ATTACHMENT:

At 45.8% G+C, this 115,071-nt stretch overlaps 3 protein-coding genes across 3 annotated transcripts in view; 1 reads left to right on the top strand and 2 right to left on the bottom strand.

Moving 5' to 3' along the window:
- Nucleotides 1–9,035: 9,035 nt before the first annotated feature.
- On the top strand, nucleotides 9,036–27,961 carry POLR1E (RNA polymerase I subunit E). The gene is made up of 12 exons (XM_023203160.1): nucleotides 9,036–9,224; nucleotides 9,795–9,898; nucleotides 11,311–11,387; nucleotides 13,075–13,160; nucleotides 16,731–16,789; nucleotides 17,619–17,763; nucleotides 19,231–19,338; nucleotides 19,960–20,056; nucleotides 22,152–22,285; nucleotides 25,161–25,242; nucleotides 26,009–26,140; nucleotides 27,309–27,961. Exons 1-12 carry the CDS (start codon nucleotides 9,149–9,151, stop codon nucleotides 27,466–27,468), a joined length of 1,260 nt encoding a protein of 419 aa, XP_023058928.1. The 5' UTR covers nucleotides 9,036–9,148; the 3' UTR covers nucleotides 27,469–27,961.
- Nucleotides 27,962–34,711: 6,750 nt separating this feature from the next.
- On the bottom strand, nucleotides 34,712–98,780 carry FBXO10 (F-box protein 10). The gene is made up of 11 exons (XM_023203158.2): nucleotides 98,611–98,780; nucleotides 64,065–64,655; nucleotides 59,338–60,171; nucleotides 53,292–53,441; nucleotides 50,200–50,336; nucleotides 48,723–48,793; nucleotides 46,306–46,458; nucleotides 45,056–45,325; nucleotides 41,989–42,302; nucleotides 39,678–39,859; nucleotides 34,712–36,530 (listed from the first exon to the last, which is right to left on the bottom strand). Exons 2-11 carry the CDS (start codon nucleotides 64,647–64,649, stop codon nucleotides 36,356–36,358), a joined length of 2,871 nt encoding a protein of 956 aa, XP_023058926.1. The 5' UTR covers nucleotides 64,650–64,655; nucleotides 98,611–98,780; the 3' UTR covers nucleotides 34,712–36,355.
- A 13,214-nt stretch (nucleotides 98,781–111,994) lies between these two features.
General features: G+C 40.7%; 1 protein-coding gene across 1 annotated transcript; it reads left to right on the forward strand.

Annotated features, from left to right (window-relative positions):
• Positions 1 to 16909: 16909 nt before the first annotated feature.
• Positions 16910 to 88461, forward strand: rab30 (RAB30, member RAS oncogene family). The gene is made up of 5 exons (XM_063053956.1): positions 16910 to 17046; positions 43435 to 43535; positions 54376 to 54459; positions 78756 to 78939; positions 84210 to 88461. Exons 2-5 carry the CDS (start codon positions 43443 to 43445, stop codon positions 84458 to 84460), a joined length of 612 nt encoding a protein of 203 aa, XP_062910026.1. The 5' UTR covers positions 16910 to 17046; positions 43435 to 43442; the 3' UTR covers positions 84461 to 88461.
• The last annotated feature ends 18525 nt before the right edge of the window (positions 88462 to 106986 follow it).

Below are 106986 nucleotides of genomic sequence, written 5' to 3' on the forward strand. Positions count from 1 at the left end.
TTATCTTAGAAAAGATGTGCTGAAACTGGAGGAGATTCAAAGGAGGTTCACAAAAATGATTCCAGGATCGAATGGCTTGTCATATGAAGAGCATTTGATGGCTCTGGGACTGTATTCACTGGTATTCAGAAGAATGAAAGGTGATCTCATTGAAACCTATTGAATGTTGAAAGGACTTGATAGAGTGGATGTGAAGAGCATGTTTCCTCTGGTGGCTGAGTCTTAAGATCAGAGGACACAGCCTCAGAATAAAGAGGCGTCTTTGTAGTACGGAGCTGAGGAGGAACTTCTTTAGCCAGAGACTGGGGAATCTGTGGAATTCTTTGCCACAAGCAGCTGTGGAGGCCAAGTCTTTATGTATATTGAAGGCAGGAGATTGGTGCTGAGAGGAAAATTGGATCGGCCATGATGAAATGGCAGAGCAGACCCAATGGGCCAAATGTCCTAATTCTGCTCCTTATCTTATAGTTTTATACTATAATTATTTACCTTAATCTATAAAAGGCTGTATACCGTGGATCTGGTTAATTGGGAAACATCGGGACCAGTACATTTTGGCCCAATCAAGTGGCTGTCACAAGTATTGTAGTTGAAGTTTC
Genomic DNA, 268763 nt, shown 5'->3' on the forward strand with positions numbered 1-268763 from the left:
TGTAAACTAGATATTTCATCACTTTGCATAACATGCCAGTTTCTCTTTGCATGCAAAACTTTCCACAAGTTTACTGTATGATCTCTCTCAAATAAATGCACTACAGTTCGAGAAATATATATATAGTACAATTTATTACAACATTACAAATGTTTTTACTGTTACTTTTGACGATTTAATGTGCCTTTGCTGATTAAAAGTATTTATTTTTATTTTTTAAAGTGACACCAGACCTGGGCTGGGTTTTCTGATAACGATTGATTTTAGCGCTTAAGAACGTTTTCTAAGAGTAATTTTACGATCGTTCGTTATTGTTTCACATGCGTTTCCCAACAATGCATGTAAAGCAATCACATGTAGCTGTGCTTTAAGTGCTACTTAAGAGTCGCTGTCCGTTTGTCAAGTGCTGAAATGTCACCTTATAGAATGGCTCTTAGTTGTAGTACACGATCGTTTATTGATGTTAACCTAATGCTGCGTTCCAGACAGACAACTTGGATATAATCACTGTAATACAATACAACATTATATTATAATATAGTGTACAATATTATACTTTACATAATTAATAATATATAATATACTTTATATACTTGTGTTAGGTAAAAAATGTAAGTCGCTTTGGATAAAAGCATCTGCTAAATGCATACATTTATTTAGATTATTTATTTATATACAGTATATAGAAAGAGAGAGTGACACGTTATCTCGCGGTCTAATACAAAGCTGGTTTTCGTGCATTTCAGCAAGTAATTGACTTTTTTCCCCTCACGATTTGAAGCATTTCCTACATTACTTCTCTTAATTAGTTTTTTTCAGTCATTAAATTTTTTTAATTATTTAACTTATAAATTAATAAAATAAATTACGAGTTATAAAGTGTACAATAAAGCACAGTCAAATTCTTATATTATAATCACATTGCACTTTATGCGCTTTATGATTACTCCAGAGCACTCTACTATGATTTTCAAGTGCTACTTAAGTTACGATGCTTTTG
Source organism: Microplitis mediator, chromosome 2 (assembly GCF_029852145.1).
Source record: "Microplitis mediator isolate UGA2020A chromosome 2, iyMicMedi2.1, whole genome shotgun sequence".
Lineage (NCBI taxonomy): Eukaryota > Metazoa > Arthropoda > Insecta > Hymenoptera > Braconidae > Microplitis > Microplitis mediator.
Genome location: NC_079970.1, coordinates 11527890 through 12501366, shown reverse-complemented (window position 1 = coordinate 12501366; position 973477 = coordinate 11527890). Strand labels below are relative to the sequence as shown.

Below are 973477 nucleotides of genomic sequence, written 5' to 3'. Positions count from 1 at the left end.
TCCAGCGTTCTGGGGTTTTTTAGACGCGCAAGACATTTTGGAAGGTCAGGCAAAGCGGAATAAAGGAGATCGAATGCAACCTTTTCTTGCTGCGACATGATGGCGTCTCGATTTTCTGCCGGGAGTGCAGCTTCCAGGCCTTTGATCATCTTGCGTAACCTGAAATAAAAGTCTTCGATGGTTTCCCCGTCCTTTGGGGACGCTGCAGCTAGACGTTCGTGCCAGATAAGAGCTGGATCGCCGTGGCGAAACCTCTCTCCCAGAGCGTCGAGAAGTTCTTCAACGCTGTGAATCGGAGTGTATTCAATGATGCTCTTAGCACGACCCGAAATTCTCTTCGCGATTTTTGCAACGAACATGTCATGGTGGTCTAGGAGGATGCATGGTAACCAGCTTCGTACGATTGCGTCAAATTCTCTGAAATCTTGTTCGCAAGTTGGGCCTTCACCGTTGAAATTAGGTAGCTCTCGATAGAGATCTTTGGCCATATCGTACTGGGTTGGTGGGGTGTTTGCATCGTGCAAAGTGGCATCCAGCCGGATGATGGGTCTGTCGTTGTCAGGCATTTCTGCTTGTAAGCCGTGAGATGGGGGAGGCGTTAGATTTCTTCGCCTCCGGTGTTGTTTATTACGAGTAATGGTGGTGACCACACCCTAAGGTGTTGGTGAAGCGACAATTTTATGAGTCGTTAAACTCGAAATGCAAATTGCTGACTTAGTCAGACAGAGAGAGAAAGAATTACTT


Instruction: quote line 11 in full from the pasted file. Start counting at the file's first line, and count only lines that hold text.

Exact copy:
• Positions 16910 to 88461, forward strand: rab30 (RAB30, member RAS oncogene family). The gene is made up of 5 exons (XM_063053956.1): positions 16910 to 17046; positions 43435 to 43535; positions 54376 to 54459; positions 78756 to 78939; positions 84210 to 88461. Exons 2-5 carry the CDS (start codon positions 43443 to 43445, stop codon positions 84458 to 84460), a joined length of 612 nt encoding a protein of 203 aa, XP_062910026.1. The 5' UTR covers positions 16910 to 17046; positions 43435 to 43442; the 3' UTR covers positions 84461 to 88461.